There’s never been a better time to go plant-based


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Photo: Photo: Getty mages/Ryan J Lane

We called it… but did we get it right? Back in December, the Well+Good editors gazed into their crystal balls (aka a year’s worth of research, scouting, and reporting) in order to name what we were sure would be the buzziest trends in wellness for 2019.

Now, halfway through the year, we’re checking in to see how we did. Here’s where we were right on the money (all hail the power of cauliflower and oat milk!) and what we never saw coming.

At the end of last year, Well+Good predicted that 2019 would be the year of cauliflower mania. Boy were we right. Between Trader Joe’s cauliflower gnocchi to cauli-bread, the veggie has gone from taking over the frozen food aisles to expanding into the middle of the grocery store. But it’s certainly not the only plant-based food that’s become, well, cool.

Consider this sampling of statistics: The demand for plant-based beverages (like oat milk) is predicted to have a compound annual growth rate of 6 percent through 2028, people are so hungry for vegan burgers that Beyond Meat’s worth has skyrocketed to $21 billion, and Burger King is now selling the Impossible Burger. Oh, and the plant-forward Mediterranean diet was deemed the best eating plan of the year (sorry, keto). The evidence is even clearer than when we called the trend at the end of last year: Plants are here to stay.

Why now?

“There are a few reasons why I think so many people are interested in a more plant-based diet right now,” says author of Food: What the Heck Should I Eat? Mark Hyman, MD. “Number one: people are stepping up to the realities of climate change, and factory-farmed meat and the way we grow most of the food in this country is damaging our land, our air, our water, our communities, and our bodies,” he says. He has a point: The more educated consumers become, the harder it is to ignore that traditional factory farming is a huge driver of pollution, greenhouse gases, and deforestation.

“Number two: Compared to our standard processed diet, plant-based diets are better,” argues Dr. Hyman. To wit, a landmark (albeit, small) study published earlier this year found that people who ate a diet entirely of processed foods ended up consuming more overall (and gaining more weight) compared to people who ate equivalently portioned meals made out of whole foods. Other research has associated consuming animal proteins (particularly red meat and processed meats) with poor health outcomes like heart disease and cancer. But one doesn’t even have to go fully vegan (read: zero animal products whatsoever) to see the benefits of plant-based eating. The Mediterranean diet, which consists primarily of vegetables, legumes, and whole grains with small portions of lean meat and fish, is associated with better brain and heart health, longevity, and reduced cancer risk. “When done correctly, plant-forward diets can transform someone’s health,” says Dr. Hyman.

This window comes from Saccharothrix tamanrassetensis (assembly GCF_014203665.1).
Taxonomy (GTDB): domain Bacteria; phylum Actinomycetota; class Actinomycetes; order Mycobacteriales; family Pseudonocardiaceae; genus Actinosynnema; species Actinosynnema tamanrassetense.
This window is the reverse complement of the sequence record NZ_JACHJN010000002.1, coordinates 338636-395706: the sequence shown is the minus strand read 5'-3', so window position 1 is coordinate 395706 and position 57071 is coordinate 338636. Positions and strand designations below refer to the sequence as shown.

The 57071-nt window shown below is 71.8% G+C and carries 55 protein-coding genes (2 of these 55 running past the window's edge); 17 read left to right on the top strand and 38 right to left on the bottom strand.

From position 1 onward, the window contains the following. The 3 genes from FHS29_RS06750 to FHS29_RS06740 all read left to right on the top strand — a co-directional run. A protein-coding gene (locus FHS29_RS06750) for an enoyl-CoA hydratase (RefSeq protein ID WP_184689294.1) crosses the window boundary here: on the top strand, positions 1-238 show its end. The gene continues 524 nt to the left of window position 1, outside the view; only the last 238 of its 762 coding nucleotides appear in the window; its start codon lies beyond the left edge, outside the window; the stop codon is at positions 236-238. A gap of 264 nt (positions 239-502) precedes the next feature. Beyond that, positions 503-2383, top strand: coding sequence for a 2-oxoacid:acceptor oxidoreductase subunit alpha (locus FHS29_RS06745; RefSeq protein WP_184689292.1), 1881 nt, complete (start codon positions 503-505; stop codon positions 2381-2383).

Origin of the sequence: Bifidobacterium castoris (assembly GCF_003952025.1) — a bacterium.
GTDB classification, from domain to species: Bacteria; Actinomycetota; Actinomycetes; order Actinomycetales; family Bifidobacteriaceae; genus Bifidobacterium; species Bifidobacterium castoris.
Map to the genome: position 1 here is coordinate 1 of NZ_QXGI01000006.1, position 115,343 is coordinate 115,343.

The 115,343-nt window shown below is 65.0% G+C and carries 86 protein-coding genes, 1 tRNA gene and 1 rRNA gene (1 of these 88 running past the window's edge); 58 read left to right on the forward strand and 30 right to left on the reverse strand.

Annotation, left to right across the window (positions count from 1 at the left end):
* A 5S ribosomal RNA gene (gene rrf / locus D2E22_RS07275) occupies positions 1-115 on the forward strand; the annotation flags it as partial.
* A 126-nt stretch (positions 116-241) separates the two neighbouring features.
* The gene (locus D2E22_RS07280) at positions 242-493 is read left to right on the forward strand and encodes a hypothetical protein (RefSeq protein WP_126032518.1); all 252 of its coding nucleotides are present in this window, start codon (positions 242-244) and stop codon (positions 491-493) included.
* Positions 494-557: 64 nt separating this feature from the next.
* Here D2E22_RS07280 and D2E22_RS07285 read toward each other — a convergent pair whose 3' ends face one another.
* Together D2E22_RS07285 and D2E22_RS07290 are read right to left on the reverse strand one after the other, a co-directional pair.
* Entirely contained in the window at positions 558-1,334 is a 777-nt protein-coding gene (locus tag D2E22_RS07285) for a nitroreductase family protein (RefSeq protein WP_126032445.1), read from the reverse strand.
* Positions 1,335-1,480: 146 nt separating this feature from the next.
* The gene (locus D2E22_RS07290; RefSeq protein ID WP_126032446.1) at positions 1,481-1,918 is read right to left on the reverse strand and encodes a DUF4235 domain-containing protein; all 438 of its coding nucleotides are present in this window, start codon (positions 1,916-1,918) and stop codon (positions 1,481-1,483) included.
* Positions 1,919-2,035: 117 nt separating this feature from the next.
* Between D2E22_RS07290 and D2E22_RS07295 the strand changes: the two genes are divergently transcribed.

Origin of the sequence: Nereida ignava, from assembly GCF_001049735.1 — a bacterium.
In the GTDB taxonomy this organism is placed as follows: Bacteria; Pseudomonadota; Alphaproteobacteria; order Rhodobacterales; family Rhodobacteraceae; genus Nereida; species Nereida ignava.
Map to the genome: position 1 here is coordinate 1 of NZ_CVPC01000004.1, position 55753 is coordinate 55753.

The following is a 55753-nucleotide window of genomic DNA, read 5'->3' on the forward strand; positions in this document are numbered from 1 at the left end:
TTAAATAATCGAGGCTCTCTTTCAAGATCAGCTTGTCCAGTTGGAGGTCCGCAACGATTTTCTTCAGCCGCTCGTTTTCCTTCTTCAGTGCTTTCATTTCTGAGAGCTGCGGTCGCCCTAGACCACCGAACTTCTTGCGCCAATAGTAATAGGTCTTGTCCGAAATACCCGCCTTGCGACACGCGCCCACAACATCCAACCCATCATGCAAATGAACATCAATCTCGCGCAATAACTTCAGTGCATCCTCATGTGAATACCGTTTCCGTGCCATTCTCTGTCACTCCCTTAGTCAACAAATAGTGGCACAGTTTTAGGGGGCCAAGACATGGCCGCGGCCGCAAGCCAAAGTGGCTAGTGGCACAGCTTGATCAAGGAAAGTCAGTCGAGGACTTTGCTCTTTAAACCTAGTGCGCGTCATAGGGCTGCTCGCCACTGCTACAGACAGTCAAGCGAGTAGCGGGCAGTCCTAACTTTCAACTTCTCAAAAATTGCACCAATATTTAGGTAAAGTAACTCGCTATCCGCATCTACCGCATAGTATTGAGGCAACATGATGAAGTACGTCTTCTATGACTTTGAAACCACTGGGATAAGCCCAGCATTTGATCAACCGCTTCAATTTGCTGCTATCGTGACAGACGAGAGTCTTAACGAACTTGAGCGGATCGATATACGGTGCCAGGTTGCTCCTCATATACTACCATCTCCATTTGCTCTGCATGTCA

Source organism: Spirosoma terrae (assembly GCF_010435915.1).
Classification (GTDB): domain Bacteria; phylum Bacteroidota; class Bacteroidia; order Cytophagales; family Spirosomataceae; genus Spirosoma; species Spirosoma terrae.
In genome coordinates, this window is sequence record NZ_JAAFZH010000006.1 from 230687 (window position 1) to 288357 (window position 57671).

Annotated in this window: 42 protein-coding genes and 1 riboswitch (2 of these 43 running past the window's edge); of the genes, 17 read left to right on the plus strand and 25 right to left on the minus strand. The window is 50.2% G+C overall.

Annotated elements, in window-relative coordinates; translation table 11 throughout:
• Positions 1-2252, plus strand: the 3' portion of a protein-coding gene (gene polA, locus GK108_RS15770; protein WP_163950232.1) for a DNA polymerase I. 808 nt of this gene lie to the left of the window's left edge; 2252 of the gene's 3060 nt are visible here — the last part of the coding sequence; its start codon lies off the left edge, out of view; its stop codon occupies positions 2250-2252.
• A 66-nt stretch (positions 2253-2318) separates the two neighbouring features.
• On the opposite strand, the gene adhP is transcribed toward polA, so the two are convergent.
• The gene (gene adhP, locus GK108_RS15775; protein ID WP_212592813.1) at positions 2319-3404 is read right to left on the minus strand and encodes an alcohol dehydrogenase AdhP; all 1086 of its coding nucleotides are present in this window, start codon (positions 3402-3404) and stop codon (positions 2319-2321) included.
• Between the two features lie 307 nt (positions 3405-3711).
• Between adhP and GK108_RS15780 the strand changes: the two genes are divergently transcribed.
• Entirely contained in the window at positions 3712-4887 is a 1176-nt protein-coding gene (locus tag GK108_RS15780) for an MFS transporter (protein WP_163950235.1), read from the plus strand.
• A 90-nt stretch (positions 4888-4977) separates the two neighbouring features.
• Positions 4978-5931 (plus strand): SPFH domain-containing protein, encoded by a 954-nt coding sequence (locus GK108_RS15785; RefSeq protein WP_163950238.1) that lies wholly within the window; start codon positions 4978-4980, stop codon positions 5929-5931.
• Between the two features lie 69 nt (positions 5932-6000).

This is something celebrity nutritionist and Well+Good Council member Kimberly Snyder, CN, has seen first-hand among her clients. “I am 100 percent seeing a much larger desire of people interested in adopting a plant-based diet,” she says. “People are waking up and becoming more conscious about their daily choices. There has been a growing focus not only on the health benefits of eating a plant-based diet, but also the environmental concerns of diet and how important it is on our planet for people to eat plant-based.”

Want to know more about one of the biggest trends of 2019? Here’s the 411 on oat milk: 

More options than ever

When consumers with money to spend become interested in something, brands react, and grocery stores, restaurants, and meal delivery services transform their offerings as a result. “The widespread adoption of plant-based eating by consumers of all dietary preferences has driven a major boom of convenient—and delicious—plant-based products,” says Kelly Landrieu, Whole Foods market global coordinator of local brands. “Brands are capitalizing on the trend of convenience, and aim to make plant-based eating easier, even venturing into the world of grab and go.”